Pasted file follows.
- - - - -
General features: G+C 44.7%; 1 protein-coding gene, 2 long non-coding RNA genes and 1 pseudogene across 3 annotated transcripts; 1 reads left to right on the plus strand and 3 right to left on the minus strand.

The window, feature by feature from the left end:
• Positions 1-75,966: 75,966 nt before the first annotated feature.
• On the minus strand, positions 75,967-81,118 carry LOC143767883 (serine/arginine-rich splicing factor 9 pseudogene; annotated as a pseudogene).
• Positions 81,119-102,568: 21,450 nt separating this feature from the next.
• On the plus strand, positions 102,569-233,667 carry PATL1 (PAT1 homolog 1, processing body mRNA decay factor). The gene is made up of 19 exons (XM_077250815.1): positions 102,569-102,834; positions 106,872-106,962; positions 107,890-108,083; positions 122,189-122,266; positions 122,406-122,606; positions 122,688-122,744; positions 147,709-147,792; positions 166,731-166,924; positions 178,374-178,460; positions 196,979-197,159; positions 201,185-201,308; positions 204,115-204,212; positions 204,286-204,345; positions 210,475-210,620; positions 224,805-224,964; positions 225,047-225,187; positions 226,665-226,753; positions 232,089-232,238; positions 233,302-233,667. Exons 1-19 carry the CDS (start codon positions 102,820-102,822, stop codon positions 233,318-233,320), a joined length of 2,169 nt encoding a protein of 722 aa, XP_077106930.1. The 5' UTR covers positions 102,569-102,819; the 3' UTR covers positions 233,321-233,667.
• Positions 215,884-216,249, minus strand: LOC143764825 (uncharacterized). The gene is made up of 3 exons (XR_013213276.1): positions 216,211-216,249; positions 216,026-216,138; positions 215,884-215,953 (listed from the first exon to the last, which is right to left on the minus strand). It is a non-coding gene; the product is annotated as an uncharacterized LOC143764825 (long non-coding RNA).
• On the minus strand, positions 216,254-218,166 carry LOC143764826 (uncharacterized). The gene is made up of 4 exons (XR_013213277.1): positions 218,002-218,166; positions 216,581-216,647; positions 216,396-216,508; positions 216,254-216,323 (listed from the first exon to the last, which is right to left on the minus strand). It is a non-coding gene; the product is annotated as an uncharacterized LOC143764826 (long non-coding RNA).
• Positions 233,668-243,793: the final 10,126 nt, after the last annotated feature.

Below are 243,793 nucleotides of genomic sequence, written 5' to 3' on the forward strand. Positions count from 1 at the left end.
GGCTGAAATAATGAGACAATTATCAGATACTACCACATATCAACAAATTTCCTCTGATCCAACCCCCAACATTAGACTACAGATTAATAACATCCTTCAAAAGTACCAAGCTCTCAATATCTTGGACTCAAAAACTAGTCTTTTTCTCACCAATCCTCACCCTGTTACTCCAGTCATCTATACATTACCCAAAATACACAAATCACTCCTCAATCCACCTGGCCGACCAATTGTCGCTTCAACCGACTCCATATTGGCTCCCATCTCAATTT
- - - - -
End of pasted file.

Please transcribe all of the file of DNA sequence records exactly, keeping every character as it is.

General features: G+C 44.7%; 1 protein-coding gene, 2 long non-coding RNA genes and 1 pseudogene across 3 annotated transcripts; 1 reads left to right on the plus strand and 3 right to left on the minus strand.

The window, feature by feature from the left end:
• Positions 1-75,966: 75,966 nt before the first annotated feature.
• On the minus strand, positions 75,967-81,118 carry LOC143767883 (serine/arginine-rich splicing factor 9 pseudogene; annotated as a pseudogene).
• Positions 81,119-102,568: 21,450 nt separating this feature from the next.
• On the plus strand, positions 102,569-233,667 carry PATL1 (PAT1 homolog 1, processing body mRNA decay factor). The gene is made up of 19 exons (XM_077250815.1): positions 102,569-102,834; positions 106,872-106,962; positions 107,890-108,083; positions 122,189-122,266; positions 122,406-122,606; positions 122,688-122,744; positions 147,709-147,792; positions 166,731-166,924; positions 178,374-178,460; positions 196,979-197,159; positions 201,185-201,308; positions 204,115-204,212; positions 204,286-204,345; positions 210,475-210,620; positions 224,805-224,964; positions 225,047-225,187; positions 226,665-226,753; positions 232,089-232,238; positions 233,302-233,667. Exons 1-19 carry the CDS (start codon positions 102,820-102,822, stop codon positions 233,318-233,320), a joined length of 2,169 nt encoding a protein of 722 aa, XP_077106930.1. The 5' UTR covers positions 102,569-102,819; the 3' UTR covers positions 233,321-233,667.
• Positions 215,884-216,249, minus strand: LOC143764825 (uncharacterized). The gene is made up of 3 exons (XR_013213276.1): positions 216,211-216,249; positions 216,026-216,138; positions 215,884-215,953 (listed from the first exon to the last, which is right to left on the minus strand). It is a non-coding gene; the product is annotated as an uncharacterized LOC143764825 (long non-coding RNA).
• On the minus strand, positions 216,254-218,166 carry LOC143764826 (uncharacterized). The gene is made up of 4 exons (XR_013213277.1): positions 218,002-218,166; positions 216,581-216,647; positions 216,396-216,508; positions 216,254-216,323 (listed from the first exon to the last, which is right to left on the minus strand). It is a non-coding gene; the product is annotated as an uncharacterized LOC143764826 (long non-coding RNA).
• Positions 233,668-243,793: the final 10,126 nt, after the last annotated feature.

Below are 243,793 nucleotides of genomic sequence, written 5' to 3' on the forward strand. Positions count from 1 at the left end.
GGCTGAAATAATGAGACAATTATCAGATACTACCACATATCAACAAATTTCCTCTGATCCAACCCCCAACATTAGACTACAGATTAATAACATCCTTCAAAAGTACCAAGCTCTCAATATCTTGGACTCAAAAACTAGTCTTTTTCTCACCAATCCTCACCCTGTTACTCCAGTCATCTATACATTACCCAAAATACACAAATCACTCCTCAATCCACCTGGCCGACCAATTGTCGCTTCAACCGACTCCATATTGGCTCCCATCTCAATTT